DEA News
Return to News Home

Lawyers Have Lowest Health, Highest Rates Of Alcohol Use

Lawyers have the lowest health and well-being among all white-collar workers, according to a new study.

CBS Atlanta, Nov 20, 2015

The research also indicates that those working in law are the highest users and abusers of alcohol and nicotine, as reported by AFR Weekend.

The PsychSafe study looked at more than 800 professionals, including 370 lawyers from firms and the bar, and 170 lawyers who work in government or in-house counsel.

The findings suggest that lawyers who work in law firms have the lowest psychological and psychosomatic health and well-being. Researchers say this is likely attributed to stressful workloads, overtime, and pressure.

The study also found that lawyers were twice as likely to use and abuse substances, compared to other professionals.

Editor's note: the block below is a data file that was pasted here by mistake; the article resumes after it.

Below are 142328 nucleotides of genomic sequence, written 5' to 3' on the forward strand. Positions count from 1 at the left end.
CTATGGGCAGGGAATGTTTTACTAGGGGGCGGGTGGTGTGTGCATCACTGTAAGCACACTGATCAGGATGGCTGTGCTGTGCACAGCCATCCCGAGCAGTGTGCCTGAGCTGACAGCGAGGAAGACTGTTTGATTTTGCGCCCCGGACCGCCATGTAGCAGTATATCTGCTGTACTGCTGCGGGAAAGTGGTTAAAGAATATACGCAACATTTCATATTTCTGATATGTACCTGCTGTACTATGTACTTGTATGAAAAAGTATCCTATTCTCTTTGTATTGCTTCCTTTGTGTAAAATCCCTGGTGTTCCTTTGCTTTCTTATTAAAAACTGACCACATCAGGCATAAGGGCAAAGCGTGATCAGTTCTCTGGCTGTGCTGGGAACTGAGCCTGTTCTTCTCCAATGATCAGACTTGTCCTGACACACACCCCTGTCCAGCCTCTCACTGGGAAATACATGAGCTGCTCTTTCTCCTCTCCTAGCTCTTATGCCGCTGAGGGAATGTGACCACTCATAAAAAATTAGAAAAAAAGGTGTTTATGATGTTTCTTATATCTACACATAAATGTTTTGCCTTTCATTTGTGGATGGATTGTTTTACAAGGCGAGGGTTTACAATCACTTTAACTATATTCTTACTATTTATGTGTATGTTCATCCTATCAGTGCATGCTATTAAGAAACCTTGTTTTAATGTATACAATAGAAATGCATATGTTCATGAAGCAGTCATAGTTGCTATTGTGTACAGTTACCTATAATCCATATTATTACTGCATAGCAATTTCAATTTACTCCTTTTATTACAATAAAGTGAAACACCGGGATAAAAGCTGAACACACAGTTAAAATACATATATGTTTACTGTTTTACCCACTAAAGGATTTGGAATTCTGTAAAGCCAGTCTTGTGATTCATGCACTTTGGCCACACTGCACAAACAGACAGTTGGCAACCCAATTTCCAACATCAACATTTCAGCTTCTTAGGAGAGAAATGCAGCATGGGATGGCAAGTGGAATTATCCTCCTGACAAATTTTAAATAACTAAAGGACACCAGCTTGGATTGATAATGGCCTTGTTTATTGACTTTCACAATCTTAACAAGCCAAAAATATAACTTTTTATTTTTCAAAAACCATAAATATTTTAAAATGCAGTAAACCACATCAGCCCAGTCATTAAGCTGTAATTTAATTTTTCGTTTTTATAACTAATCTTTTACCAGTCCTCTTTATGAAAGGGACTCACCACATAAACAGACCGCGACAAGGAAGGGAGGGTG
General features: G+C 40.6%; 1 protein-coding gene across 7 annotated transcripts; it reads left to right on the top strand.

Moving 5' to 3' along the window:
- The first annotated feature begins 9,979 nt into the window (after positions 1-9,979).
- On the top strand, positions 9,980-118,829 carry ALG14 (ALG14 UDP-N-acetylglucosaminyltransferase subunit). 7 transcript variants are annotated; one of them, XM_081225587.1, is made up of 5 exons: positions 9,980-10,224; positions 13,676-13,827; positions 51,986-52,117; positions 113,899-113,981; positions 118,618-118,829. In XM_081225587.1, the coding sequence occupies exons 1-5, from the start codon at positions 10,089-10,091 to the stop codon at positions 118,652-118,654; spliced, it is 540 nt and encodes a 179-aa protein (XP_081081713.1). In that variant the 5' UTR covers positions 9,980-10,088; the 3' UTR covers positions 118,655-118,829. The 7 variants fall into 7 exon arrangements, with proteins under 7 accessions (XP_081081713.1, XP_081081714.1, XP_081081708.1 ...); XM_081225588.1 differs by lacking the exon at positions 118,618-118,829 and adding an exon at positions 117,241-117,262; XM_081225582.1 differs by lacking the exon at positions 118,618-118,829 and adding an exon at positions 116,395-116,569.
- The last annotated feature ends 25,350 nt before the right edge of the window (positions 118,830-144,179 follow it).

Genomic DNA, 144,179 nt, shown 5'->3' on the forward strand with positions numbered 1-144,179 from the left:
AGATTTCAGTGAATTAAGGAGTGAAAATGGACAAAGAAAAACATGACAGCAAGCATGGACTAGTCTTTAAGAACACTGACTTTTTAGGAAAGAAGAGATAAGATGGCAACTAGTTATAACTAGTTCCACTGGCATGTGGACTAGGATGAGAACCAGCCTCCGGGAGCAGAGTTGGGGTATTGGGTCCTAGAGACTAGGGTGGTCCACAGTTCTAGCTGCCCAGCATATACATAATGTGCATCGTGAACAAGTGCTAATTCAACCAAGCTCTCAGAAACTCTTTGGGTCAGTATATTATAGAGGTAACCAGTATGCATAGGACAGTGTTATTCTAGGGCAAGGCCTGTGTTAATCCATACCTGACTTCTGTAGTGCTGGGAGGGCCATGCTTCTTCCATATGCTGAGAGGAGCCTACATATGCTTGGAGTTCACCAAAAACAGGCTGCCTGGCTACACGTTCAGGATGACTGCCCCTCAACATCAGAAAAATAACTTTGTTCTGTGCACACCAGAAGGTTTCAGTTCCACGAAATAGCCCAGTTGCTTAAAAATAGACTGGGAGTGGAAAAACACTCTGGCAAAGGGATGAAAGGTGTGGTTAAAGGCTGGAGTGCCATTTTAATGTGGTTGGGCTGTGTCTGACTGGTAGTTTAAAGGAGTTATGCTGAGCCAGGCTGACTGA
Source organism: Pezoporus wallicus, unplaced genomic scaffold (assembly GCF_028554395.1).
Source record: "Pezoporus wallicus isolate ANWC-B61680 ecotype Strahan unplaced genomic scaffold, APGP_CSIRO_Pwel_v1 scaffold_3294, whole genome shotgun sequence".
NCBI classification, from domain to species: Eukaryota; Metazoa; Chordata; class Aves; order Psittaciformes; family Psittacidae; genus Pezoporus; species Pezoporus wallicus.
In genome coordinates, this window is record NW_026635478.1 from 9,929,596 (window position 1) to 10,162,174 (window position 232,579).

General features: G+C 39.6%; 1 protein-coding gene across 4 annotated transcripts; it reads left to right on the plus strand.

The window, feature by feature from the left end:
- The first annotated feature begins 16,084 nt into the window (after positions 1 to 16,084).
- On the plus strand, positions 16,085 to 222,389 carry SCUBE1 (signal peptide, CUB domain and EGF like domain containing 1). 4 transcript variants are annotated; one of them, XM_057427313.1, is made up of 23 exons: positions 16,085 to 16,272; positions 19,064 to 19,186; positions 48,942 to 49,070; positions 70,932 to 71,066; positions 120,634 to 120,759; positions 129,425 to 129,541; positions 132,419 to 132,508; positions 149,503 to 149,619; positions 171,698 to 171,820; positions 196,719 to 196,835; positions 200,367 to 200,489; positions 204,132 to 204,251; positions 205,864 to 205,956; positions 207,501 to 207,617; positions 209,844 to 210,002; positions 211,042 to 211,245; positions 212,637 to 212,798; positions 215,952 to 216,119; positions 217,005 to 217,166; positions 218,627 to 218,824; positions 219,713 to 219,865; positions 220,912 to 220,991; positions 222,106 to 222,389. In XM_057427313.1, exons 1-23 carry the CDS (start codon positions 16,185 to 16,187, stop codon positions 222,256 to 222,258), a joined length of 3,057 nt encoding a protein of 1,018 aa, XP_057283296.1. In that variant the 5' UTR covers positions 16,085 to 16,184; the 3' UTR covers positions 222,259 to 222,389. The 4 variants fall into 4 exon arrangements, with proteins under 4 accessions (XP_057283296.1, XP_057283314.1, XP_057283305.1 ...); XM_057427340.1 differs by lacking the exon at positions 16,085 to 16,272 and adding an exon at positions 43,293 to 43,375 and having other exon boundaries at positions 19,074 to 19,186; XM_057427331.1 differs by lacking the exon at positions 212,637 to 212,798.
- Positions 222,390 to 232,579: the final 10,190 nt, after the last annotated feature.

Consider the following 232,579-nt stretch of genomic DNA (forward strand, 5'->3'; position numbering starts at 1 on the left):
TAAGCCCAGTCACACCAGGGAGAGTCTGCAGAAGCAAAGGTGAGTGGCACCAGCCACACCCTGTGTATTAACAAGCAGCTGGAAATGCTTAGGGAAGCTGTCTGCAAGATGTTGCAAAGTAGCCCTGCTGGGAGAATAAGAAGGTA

Alcohol abuse is a pattern that can cause harm to one’s health, interpersonal relationships, and the ability to work, according to the CDC. Long-term alcohol abuse can turn into alcohol dependence.

Lead author Dr. Michalak says that most firms are focuses on mindfulness strategies to help employees, rather then prevention strategies.

“From a risk perspective, it’s after the fact - much like relying on a fire blanket, rather than preventing the fire in the first place,” Dr. Michalak told AFR. “We seriously need to step away from the resilience cookie jar and move towards primary prevention strategies to address causes of poor mental health and wellbeing, which include work environment factors.”

Lawyers were also more likely to experience unhealthy behaviors in the workplace including verbal abuse, mistreatment, bullying, competition, and sexual harassment, according to the study.

Researchers say the main perpetrators of those creating toxic environments were men in powerful positions who were likely to target those beneath them or female employees.

Unfortunately, the report found that most mistreatment among employees went unreported and when it did get reported accusers were likely to face negative consequences.

“We need to acknowledge we are human beings before we are lawyers,” McCabe Lawyers principal Terry McCabe told AFR. “If we don’t, we are going to continue to lose good people from the profession.”

Return to News Home